iwire

Moderator
Staff member
Location
Massachusetts
joeyww12000 said:
He just isnt a smart guy.
Really, is he the owners son?

There is a reason he is a Foreman and your boss, sure he may have a problem understanding this requirement but he must have some qualities that have put him in the position he is in.

The electrical trade is full of big egos, all I have to do is look in the mirror and I see one more big headed foreman. How you deal with these egos will have a lot to do with how far you go in the trade. Sure you can be a tough guy and ram right into the big egos but that approach can be frustrating and hurt your own advancement.

Re-read Winnie's post and really try to absorb what he is saying

Your job is not to prove to this guy that you are right and he is wrong. Your job is to get him to figure out for himself that he is wrong. No matter how many times you prove things to him, all you will is get him defensive, and make him try harder to probe that he is right and you are wrong.
No one likes to be shown wrong in front of others, and certainly a foreman will not respond well to be dressed down by a relative newcomer.

Look at me, I am a code geek, I go to other foreman's jobs all the time and I see violations, I would never bring this up to the foreman in front of others, I would wait till I got them alone and put it more like 'I have never seen that done that way' Or 'Was there a code change about ....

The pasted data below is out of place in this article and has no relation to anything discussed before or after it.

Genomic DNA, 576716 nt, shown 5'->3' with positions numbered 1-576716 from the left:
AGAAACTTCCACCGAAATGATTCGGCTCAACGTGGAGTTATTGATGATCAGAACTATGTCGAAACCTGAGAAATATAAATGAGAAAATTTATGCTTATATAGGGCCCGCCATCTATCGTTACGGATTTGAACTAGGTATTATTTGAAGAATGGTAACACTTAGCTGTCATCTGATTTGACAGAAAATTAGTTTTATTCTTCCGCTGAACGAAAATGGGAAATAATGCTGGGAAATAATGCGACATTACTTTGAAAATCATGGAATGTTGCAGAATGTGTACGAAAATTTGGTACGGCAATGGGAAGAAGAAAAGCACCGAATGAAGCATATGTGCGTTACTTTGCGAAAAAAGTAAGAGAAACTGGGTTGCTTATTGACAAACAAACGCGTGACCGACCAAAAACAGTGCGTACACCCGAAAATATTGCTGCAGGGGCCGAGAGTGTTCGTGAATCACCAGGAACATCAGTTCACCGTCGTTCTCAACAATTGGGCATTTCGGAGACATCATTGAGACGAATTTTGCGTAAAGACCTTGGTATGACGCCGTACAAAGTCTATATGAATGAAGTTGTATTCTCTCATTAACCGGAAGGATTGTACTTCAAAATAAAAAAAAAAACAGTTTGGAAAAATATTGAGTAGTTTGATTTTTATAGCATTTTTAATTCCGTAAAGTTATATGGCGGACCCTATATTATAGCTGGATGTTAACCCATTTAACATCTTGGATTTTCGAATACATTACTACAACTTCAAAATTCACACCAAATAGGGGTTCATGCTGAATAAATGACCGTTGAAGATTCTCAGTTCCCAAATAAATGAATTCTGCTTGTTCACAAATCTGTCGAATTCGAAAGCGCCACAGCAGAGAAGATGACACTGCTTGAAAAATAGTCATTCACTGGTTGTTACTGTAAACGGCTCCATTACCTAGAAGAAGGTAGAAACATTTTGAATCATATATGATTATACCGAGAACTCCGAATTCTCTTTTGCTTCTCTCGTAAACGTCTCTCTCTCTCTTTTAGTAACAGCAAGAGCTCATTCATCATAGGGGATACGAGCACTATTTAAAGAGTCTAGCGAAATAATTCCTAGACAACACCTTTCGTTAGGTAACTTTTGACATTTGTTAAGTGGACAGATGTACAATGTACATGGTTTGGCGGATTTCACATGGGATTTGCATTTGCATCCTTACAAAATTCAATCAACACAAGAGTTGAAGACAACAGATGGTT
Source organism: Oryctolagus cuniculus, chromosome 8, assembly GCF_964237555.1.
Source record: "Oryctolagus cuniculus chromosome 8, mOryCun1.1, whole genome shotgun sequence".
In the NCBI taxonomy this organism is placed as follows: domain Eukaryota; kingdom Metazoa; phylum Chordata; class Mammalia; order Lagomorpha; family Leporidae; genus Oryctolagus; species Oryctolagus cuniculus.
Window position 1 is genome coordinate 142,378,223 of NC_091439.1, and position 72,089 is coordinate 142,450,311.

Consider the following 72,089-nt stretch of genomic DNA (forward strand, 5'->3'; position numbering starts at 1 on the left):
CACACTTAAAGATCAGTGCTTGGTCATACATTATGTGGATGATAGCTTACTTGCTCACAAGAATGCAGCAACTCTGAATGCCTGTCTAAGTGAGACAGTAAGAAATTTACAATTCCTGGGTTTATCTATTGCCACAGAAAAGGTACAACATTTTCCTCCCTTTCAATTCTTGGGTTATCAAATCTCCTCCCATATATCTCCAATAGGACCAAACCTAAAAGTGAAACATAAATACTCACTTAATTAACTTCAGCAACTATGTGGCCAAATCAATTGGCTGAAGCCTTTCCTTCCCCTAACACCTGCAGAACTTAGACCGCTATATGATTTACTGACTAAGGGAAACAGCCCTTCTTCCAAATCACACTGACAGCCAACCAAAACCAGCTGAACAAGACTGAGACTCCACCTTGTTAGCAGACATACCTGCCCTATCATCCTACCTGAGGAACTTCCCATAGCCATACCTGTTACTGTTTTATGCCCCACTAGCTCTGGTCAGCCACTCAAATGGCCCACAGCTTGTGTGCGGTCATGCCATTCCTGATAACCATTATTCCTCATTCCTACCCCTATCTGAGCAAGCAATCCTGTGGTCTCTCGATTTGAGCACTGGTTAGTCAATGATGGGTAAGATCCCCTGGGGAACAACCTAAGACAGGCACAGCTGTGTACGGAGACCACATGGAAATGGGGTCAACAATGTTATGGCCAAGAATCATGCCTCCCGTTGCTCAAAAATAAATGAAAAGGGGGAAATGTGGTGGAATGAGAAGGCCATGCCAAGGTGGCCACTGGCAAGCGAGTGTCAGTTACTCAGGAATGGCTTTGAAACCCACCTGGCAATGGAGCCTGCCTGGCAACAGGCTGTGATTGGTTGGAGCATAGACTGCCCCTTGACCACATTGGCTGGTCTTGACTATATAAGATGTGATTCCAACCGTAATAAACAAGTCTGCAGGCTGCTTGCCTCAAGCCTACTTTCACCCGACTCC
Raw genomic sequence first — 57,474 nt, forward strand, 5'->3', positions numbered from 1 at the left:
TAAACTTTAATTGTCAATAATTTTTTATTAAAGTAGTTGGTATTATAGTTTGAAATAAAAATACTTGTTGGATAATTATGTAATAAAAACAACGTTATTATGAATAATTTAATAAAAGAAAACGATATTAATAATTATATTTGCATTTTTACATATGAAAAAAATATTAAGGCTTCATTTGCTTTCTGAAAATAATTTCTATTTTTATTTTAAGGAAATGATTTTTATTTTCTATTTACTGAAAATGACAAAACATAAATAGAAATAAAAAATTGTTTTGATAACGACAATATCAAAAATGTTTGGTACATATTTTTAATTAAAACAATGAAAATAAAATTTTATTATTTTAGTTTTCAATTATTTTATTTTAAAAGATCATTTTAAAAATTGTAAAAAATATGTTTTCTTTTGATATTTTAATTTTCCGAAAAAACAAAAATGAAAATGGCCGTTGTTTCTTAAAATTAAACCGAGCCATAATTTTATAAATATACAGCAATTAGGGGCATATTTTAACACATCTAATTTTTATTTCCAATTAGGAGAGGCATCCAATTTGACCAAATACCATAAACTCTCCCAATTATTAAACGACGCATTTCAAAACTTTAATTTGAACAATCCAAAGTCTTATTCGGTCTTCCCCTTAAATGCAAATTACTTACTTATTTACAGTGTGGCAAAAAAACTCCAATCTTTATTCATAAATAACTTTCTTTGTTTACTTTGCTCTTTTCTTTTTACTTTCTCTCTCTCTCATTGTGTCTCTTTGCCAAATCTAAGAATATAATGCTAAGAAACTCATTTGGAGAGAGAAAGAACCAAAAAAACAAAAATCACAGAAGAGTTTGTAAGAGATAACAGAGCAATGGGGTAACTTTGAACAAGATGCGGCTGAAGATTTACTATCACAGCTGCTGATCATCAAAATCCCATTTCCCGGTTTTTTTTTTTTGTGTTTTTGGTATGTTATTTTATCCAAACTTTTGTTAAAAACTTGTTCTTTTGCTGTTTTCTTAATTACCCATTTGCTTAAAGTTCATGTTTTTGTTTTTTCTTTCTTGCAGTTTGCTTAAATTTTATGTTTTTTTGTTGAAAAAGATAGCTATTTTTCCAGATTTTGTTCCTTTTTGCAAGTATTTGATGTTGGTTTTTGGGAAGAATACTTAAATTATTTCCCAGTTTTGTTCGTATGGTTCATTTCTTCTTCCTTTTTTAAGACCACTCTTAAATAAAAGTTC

Or if it is not a real safety issue I might just mind my own business. In the case of an unbonded SDS I would speak up, i is wrong it is a safety issue. If I could not get it straightened out with the foreman I would feel obligated to go over his head, but boy I would want to do that as carefully as I could.
 

jghrist

Senior Member
joeyww12000 said:
I gave my foreman copies of this thread and he still didnt get it. ... Hes an idiot and I dont understand how hes done this for 30 years. ...
I wouldn't give him copies of this thread anymore.:mad:
 

wawireguy

Senior Member
Send the shop notarized letters stating that the install does not meet code and that you requested it be corrected. Sounds like you already are in a hole there anyways so this will at least remove your responsibility.